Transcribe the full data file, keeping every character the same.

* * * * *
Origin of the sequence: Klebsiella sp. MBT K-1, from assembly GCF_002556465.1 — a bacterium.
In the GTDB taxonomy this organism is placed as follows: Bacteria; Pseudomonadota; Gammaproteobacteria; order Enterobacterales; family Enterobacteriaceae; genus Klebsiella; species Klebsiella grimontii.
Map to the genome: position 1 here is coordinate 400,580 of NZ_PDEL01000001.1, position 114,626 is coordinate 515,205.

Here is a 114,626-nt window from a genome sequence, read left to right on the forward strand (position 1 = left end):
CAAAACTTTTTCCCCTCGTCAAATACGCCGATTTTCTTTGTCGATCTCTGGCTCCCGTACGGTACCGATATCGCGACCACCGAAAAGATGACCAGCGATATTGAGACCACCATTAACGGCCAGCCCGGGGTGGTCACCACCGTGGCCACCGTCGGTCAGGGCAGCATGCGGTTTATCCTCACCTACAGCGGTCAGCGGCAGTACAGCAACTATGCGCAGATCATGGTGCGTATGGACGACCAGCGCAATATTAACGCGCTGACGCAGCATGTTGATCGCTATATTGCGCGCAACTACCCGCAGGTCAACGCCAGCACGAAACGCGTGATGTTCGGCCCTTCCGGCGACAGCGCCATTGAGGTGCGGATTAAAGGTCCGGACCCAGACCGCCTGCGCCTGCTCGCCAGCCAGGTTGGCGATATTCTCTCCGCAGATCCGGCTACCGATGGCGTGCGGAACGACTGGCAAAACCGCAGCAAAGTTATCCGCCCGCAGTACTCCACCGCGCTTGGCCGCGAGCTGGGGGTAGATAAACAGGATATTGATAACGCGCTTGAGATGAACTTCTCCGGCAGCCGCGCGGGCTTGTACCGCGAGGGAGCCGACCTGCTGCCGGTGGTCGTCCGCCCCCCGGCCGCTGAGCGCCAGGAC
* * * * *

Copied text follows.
Origin of the sequence: Klebsiella sp. MBT K-1, from assembly GCF_002556465.1 — a bacterium.
In the GTDB taxonomy this organism is placed as follows: Bacteria; Pseudomonadota; Gammaproteobacteria; order Enterobacterales; family Enterobacteriaceae; genus Klebsiella; species Klebsiella grimontii.
Map to the genome: position 1 here is coordinate 400,580 of NZ_PDEL01000001.1, position 114,626 is coordinate 515,205.

Here is a 114,626-nt window from a genome sequence, read left to right on the forward strand (position 1 = left end):
CAAAACTTTTTCCCCTCGTCAAATACGCCGATTTTCTTTGTCGATCTCTGGCTCCCGTACGGTACCGATATCGCGACCACCGAAAAGATGACCAGCGATATTGAGACCACCATTAACGGCCAGCCCGGGGTGGTCACCACCGTGGCCACCGTCGGTCAGGGCAGCATGCGGTTTATCCTCACCTACAGCGGTCAGCGGCAGTACAGCAACTATGCGCAGATCATGGTGCGTATGGACGACCAGCGCAATATTAACGCGCTGACGCAGCATGTTGATCGCTATATTGCGCGCAACTACCCGCAGGTCAACGCCAGCACGAAACGCGTGATGTTCGGCCCTTCCGGCGACAGCGCCATTGAGGTGCGGATTAAAGGTCCGGACCCAGACCGCCTGCGCCTGCTCGCCAGCCAGGTTGGCGATATTCTCTCCGCAGATCCGGCTACCGATGGCGTGCGGAACGACTGGCAAAACCGCAGCAAAGTTATCCGCCCGCAGTACTCCACCGCGCTTGGCCGCGAGCTGGGGGTAGATAAACAGGATATTGATAACGCGCTTGAGATGAACTTCTCCGGCAGCCGCGCGGGCTTGTACCGCGAGGGAGCCGACCTGCTGCCGGTGGTCGTCCGCCCCCCGGCCGCTGAGCGCCAGGAC